One thing above all is important: the “return to the Father.”
The Son came into the world and died for us, rose and ascended to the Father; sent us his Spirit, that in him and with him we might return to the Father.
That we might pass clean out of the midst of all that is transitory and inconclusive: return to the Immense, the Primordial, the Source, the unknown, to him who loves and knows, to the Silent, to the Merciful, to the Holy, to him who is all.
To seek anything, to be concerned with anything but this is only madness and sickness, for this is the whole meaning and heart of all existence, and in this all the affairs of life, all the needs of the world and of men, take on their right significance: all point to the one great return to the Source.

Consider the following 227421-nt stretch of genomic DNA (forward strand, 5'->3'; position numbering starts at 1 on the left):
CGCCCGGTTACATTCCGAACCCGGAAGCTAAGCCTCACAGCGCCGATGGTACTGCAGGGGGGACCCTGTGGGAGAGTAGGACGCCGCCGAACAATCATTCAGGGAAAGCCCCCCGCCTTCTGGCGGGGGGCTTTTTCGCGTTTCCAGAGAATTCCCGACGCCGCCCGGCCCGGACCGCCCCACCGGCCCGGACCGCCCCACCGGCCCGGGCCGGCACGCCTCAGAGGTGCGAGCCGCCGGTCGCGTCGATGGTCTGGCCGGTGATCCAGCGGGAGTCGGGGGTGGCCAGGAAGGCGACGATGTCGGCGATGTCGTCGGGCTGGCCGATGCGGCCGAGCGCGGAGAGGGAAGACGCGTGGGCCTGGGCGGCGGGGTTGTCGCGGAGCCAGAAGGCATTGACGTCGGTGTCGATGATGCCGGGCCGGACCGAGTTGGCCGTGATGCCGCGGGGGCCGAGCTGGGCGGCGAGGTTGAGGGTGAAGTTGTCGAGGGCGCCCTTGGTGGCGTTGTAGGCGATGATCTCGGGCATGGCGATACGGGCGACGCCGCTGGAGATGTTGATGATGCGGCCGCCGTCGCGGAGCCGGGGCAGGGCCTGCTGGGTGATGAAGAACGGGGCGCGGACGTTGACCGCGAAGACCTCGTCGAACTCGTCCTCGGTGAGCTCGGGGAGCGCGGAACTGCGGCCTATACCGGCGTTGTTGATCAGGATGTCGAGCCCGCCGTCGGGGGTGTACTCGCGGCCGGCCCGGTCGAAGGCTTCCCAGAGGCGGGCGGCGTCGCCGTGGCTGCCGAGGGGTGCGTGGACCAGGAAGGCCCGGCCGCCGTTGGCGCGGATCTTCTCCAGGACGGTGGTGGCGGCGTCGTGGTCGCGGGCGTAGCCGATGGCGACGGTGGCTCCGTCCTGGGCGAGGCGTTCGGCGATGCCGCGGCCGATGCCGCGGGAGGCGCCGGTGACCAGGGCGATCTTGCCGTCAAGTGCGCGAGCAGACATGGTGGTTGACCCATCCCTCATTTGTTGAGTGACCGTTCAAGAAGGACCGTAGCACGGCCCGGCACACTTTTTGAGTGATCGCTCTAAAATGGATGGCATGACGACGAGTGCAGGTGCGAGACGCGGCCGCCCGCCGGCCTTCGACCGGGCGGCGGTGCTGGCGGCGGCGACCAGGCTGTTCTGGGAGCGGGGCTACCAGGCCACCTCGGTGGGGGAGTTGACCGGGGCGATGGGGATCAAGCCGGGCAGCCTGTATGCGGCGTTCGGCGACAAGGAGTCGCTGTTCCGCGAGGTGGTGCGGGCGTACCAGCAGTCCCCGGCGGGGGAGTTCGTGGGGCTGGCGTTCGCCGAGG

All goals that are not ultimate, all ”ends of the line” that we can see and plan as “ends,” are simply absurd, because they do not even begin. The “return” is the end beyond all ends, and the beginning of beginnings.
To “return to the Father” is not to “go back” in time, to roll up the scroll of history, or to reverse anything. It is a going forward, a going beyond, for merely to retrace one’s steps would be a vanity on top of vanity, a renewal of the same absurdity in reverse.
Our destiny is to go on beyond everything, to leave everything, to press forward to the End and find in the End our Beginning, the ever-new Beginning that has no end.
To obey him on the way, in order to reach him in whom I have begun, who is the key and the end — because He is the beginning.
Thomas Merton, from Conjectures of a Guilty Bystander
Thomas Merton (1915-1968) was a Trappist monk of the Abbey of Gethsemani, Kentucky in the USA. He wrote over 70 books, primarily on spirituality and social justice. His autobiography, The Seven Storey Mountain, was a best-seller that impacted the post-World War II generation and caused many veterans and students across America to enter monastic life.